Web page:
I believe the Joint Commission Engineering Department is honestly trying to help hospitals by making an interpretation that is easier for their clients to have larger window of opportunity for quarterly testing. And who can say that is wrong? But the basic premise is the HAS standards do not clearly state that this is the official interpretation. Since the Engineering Department’s interpretation is not cited in Perspectives, the Frequently Asked Questions, or in the Standards, then it is not official.

As long as the surveyors stick with the Engineering Department’s interpretation you should not have any problems. But what happens when a surveyor holds you accountable to what their HAS standards say? Then you have no recourse since the other interpretations are not official.

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Oct 16 2014

Fire Alarm System Interface Relays

Category: BlogBKeyes @ 6:00 am
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Fire Alarm Interface RelayOut of sight is out of mind. It is the master illusionist’s greatest asset. He gets you looking at something that is distracting your attention away from the object at hand, and before you know it he makes it seem that through a magical intervention, something appears. Or disappears. Or… whatever. The point is, while your attention is located elsewhere, something else happened that you did not notice.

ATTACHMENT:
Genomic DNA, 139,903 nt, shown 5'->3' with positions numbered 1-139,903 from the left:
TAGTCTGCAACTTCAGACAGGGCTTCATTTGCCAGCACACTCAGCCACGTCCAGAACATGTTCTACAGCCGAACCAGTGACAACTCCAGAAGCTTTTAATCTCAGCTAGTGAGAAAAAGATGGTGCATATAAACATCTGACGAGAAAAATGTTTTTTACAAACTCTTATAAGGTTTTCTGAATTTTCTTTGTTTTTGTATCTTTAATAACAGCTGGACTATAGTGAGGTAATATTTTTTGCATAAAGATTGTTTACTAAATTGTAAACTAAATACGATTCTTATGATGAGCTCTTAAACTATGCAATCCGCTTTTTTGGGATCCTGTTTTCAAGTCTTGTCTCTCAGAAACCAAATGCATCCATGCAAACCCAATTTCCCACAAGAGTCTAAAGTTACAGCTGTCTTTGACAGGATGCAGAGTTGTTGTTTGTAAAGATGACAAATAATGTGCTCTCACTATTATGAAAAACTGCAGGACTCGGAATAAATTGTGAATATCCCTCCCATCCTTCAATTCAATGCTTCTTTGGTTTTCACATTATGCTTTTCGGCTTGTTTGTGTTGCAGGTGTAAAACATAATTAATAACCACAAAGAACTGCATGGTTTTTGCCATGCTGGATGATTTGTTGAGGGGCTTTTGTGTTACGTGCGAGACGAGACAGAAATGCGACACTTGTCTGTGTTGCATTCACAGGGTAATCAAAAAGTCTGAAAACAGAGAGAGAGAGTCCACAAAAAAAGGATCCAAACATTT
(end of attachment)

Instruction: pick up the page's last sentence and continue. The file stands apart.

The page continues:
When I was a kid they called that a trick. Actually, it still is a trick, but now they call it something else, like an illusion. Harry Houdini was first called a magician before he was called an escape artist. But I don’t remember seeing anything in print where they called him an illusionist. The word “illusionist” sounds so much nicer and professional for today’s environment than “magician”. But, I digress… That seems to have very little to do with what I want to share today.

A review of the survey deficiency reports indicates surveyors are looking for documentation that the hospital has tested the interface relays and modules on the fire alarm system. I guess that’s the bridge between the illusions and the interface relays: You can’t see them. The interface relays are “out-of-sight and out-of-mind”. If you can’t see them, you tend to forget they are there, and then they are not included in the fire alarm testing report.

Many facility managers rely on the fire alarm contractor to provide a complete test report without actually checking what was tested. This is a grave mistake. No offense to fire alarm testing contractors, but you should never rely on their advice or opinion on the level of testing. You (as the facility manager) have to be smarter than the fire alarm testing contractor to ensure they did everything correctly. They don’t necessarily know what codes and standards (or what editions) you need to comply with, but you should know. That makes you the expert.